- The Washington Times - Tuesday, March 15, 2011


By Del Quentin Wilber
Henry Holt and Company, $27, 305 pages

On March 30, 1981, outside the Washington Hilton Hotel, John Hinckley Jr., described by a presidential assistant as “a kid from a good family in Colorado who just happened to be crazy,” opened fire with a small handgun, wounding the president of the United States, his press secretary, a Secret Service agent and a D.C. police officer.

At the time, few people knew how close Ronald Reagan, code-named “Rawhide,” came to dying. In fact, in the ensuing furor, the president himself didn’t realize he’d been badly wounded. When the gunfire broke out, Secret Service agent Jerry Parr shoved the president into an armored limousine, shielding him with his body, and ordered the driver back to the White House.

The president, in pain and bleeding, thought Mr. Parr had cracked one of his ribs. But two minutes into the ride, Mr. Parr realized the bleeding signaled something more serious, and changed the destination to the George Washington University Medical Center. It was a hectic ride, almost cinematic as Mr. Wilber recreates it, the limousine with Uzi-wielding Secret Service agents crouched on its running boards, losing its police escort, narrowly missing a woman pushing a baby stroller, delivering President Reagan to the hospital within three minutes.

Later, according to the doctors, had that ride taken five more minutes, the president probably would have died. Thus, Agent Parr saved the president’s life on that day (actually twice, by preventing the president from becoming an open target), and is deservedly treated by Mr. Wilber as a genuine American hero.

The president insisted on walking into the hospital, collapsing once inside. He was taken to the emergency room in near shock and over the next few hours lost more than half his blood volume. It was finally determined he’d been wounded by a small caliber bullet (later identified as a .22-caliber Devastator) that entered the left lung and lodged just an inch from his heart.

The story of the operation to remove that bullet and repair the damage, as well as his remarkable recovery, is detailed and dramatic, as is the story of the doctors and nurses - especially the nurses, who never left his side and treated him with a mixture of respect and genuine affection - who brought him through it.

And finally, there’s the leading man, even at the darkest moments keeping an even keel, joking to visiting aides that he’d hoped to avoid a staff meeting, writing notes to his nurses, trying out one-liners on doctors in the ER and OR.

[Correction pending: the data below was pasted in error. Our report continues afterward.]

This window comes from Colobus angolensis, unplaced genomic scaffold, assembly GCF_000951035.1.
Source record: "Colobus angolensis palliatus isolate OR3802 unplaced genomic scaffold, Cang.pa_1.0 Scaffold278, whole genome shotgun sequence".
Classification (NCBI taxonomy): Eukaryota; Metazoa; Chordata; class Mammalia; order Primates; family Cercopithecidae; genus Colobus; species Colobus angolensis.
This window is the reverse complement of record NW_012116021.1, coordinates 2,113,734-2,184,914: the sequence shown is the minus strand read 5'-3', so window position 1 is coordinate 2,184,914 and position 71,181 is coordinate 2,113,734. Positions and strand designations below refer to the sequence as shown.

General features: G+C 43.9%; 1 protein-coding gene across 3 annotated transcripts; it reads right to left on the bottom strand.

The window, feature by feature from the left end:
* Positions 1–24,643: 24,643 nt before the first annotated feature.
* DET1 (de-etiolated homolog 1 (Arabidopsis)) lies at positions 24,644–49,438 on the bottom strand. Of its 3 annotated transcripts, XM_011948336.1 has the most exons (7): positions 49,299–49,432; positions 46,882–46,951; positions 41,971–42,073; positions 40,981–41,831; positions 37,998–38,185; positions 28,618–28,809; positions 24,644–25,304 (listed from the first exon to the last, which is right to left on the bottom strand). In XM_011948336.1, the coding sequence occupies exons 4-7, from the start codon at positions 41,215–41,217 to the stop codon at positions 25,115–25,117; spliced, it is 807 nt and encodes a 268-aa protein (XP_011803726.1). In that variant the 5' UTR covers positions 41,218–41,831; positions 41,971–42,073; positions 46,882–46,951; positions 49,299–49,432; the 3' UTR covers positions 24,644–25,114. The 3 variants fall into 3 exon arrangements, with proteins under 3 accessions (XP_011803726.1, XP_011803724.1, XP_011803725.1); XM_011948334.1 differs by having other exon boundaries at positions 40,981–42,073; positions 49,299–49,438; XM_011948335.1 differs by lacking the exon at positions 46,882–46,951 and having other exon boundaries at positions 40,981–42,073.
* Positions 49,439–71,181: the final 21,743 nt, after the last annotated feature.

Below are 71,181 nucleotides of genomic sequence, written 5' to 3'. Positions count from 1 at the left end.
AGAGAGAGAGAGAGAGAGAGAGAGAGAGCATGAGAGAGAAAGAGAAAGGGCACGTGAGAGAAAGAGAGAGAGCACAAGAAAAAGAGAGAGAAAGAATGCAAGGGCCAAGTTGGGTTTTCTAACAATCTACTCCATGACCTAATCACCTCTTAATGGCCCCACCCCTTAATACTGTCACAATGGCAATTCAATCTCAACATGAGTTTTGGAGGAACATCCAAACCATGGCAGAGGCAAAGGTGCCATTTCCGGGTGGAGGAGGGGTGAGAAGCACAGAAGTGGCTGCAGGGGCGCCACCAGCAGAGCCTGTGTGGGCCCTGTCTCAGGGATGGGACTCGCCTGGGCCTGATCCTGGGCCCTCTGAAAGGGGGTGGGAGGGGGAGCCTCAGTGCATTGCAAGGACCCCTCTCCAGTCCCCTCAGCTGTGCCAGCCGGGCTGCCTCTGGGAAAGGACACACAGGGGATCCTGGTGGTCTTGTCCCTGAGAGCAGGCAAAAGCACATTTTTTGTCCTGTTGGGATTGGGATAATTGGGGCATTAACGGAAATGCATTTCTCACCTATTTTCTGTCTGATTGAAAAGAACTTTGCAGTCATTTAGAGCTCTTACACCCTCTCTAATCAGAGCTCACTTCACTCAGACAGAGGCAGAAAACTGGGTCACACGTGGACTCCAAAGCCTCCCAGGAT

“I hope you’re all Republicans,” he told them, famously, just before going under.

And there’s the moment, early on, when Nancy sees him for the first time since the shooting: “She was badly shaken by the sight of her wounded husband lying on the gurney. IV lines stretched from his arms and a clear oxygen mask covered his face. … But when Reagan saw his wife his spirits seemed to lift … he pulled up the oxygen mask and reprised a remark made by the boxer Jack Dempsey after he lost the heavyweight championship:

“Honey,” the president said, “I forgot to duck.”

Mr. Wilber, a Washington Post crime reporter who writes clear, crisp prose, fleshes out his gripping narrative with a number of well-told side stories, among them the Chinese fire drill at the White House as Al Haig and Caspar Weinberger butted heads.

But in the end, the leading man owns the story, just as he will come to own his audience. Twelve days after the shooting, he was back at work, and within four weeks delivering an address to a joint session of Congress after “a rafter-shaking ovation.”

His response and recovery, as the late David Broder said, “is the stuff of which legends are made. … He was politically untouchable from that point on,” Broder later told Mr. Wilber. “He became a mythic figure.”

Lou Cannon tells Mr. Wilber that Reagan’s actions after the assassination attempt “cemented a bond with the American people that never dissolved.”

And as Mr. Wilber himself puts it, “After March 30, he was no longer simply a staunch conservative. … He was Rawhide - the good kind of cowboy and the brave face of America.”

John R. Coyne Jr., a former White House speechwriter, is co-author of “Strictly Right: William F. Buckley Jr. and the American Conservative Movement” (Wiley, 2007).

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